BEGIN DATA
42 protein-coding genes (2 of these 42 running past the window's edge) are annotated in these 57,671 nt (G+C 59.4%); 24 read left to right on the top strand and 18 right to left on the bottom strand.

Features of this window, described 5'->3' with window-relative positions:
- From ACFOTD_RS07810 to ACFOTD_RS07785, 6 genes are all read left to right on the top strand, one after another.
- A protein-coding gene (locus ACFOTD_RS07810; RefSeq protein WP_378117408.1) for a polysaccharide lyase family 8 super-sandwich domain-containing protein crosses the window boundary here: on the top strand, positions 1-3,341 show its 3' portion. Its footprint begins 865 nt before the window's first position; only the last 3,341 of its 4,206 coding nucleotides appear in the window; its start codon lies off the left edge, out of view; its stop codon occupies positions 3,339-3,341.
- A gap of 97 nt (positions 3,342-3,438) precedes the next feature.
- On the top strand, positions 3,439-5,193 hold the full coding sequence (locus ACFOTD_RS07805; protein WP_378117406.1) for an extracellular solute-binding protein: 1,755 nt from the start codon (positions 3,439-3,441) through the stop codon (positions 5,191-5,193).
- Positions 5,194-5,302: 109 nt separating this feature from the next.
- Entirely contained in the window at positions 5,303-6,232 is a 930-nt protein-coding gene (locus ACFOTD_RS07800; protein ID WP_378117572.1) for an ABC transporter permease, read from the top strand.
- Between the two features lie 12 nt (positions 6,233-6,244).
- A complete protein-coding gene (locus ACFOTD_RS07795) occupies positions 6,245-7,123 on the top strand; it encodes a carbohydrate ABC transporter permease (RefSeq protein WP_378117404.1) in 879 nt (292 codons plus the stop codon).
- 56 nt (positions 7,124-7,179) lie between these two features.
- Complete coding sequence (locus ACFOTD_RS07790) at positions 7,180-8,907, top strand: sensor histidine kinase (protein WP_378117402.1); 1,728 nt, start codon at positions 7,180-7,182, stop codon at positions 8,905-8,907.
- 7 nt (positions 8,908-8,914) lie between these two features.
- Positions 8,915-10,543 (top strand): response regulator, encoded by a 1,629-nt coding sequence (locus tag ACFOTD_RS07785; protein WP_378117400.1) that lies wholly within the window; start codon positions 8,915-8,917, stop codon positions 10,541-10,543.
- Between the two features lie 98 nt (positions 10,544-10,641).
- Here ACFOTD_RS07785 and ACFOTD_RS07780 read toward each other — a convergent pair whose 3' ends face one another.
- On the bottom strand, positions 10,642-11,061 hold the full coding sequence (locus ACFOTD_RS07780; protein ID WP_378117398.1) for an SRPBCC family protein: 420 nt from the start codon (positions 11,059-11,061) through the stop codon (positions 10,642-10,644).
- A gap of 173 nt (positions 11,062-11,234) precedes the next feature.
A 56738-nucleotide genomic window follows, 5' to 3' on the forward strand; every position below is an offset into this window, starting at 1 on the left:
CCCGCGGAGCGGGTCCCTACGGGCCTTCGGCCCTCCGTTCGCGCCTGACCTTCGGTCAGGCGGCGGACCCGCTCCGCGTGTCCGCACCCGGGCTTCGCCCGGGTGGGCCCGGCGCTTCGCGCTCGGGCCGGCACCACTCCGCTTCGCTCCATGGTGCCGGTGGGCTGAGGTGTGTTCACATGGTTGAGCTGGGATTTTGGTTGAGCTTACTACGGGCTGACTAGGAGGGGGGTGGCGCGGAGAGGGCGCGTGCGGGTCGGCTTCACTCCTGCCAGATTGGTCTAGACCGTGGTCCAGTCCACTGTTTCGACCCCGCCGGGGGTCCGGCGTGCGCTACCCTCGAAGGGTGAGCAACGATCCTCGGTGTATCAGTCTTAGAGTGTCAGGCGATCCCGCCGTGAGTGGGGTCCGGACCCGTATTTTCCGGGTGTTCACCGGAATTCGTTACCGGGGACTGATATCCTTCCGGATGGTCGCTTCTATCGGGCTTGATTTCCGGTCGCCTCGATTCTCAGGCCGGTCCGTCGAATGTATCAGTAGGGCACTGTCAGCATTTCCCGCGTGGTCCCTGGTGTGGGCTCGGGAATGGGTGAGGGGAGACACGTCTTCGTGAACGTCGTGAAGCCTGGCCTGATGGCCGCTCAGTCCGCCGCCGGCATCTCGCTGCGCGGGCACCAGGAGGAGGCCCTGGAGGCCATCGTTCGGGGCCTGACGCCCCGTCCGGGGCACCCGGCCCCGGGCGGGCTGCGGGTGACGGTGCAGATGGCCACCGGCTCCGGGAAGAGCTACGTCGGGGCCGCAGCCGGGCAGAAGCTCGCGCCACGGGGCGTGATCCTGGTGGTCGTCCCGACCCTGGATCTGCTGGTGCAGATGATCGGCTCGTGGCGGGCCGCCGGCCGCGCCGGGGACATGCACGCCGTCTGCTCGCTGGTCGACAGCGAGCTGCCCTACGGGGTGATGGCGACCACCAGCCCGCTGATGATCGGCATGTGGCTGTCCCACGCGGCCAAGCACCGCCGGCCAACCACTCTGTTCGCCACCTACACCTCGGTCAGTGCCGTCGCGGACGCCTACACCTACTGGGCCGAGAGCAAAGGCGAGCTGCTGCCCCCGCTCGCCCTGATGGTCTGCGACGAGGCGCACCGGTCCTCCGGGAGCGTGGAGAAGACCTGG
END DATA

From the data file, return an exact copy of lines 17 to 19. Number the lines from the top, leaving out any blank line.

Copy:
- On the bottom strand, positions 10,642-11,061 hold the full coding sequence (locus ACFOTD_RS07780; protein ID WP_378117398.1) for an SRPBCC family protein: 420 nt from the start codon (positions 11,059-11,061) through the stop codon (positions 10,642-10,644).
- A gap of 173 nt (positions 11,062-11,234) precedes the next feature.
A 56738-nucleotide genomic window follows, 5' to 3' on the forward strand; every position below is an offset into this window, starting at 1 on the left: